A tribute to and a lament for Marshall McLuhan.  Five days a week, Tuesday through Saturday, I present one of McLuhan’s observations and talk about its relevance today.  300 ideas. 300 days.  300 posts.

Haiti will soon be a distant memory

Marshall McLuhan (April, 1965, age 53).  War on TV.

I was telling Tom Easterbrook just the other day The Vietnam War cannot be won on TV.  It could be won on radio, but not on TV.  TV is too involving.  One other thing, which I think is “verra” interesting.  Have you noticed that the media can only follow one war at a time?

Me (February, 2010, age 57).  What if he’s right?

Marshall McLuhan’s observation that the media can only follow one war at a time, suggests a prediction about the three week-old now disaster in Haiti. Sooner or later, the will media move on to some other bad news story to sell their good news (the advertisements).  Somalia, New Orleans, Bangladesh where are they on the 6 o’clock news?  Can Haiti, no matter how deserving of our attention remain long in the electronic eye once another story pops up.  At least Tiger is getting a break.  However, the hurricane season is fast approaching.  Haiti’s only chance is to suffer new disaster.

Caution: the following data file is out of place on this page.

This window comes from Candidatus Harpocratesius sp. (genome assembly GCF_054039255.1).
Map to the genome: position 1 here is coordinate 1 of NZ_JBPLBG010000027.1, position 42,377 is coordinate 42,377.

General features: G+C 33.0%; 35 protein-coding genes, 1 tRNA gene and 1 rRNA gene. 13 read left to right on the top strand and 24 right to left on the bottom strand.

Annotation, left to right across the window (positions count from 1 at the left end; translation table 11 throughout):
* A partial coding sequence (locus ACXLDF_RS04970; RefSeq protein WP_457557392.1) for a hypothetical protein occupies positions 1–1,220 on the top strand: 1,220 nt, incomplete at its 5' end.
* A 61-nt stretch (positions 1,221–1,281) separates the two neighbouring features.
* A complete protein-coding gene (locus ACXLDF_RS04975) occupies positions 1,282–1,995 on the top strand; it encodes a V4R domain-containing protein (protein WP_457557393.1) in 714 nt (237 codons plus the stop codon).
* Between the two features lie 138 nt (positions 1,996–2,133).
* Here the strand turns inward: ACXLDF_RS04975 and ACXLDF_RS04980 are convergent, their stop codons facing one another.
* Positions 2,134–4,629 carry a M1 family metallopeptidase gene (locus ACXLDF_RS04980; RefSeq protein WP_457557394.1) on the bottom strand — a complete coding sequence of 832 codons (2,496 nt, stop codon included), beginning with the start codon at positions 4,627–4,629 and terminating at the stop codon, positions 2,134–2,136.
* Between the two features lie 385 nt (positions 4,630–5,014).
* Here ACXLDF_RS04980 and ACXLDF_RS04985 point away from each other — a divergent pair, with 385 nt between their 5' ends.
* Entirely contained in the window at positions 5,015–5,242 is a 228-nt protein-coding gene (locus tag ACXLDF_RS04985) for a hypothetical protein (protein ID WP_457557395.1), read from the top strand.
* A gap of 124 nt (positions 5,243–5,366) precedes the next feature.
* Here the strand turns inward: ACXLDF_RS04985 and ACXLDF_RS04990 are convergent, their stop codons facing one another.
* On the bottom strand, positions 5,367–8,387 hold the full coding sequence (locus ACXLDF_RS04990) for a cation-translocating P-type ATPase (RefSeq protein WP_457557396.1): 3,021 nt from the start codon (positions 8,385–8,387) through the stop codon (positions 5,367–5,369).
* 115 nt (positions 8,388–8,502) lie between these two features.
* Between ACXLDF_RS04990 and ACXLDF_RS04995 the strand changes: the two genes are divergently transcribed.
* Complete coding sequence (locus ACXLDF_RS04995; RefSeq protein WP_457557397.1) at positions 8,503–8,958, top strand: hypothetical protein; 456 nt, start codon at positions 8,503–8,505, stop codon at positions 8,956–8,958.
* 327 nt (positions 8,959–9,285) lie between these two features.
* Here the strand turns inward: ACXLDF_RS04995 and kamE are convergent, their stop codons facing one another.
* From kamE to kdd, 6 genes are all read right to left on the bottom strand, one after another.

Is there a difference between radio coverage of the story and TV coverage?  If so, what is it? Does TV coverage, while it lasts, increase the likelihood that something will be done to rescue Haiti?

Cordially, Marshall and Me

Reading for this post

Marshall McLuhan and Quentin Fiore.  War and Peace in the Global Village, 1968.

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Michael Hinton Thursday, February 4th, 2010
Permalink 1950s and 60s, Communication, Technology, Vol. 1 1 Comment

1 Comment to Haiti will soon be a distant memory

  • Don Lindstrom says:

    Of course there is a difference between radio and TV coverage. Watching a political speech on TV is a much different experience than listening to it on the radio. With the radio, we are forced to form our own pictures of what is being said. In that sense, radio is more interactive. This is analogous to music before and after MTV. The internal visuals and associations I have for songs heard only on the radio are different from those viewed and heard on MTV.

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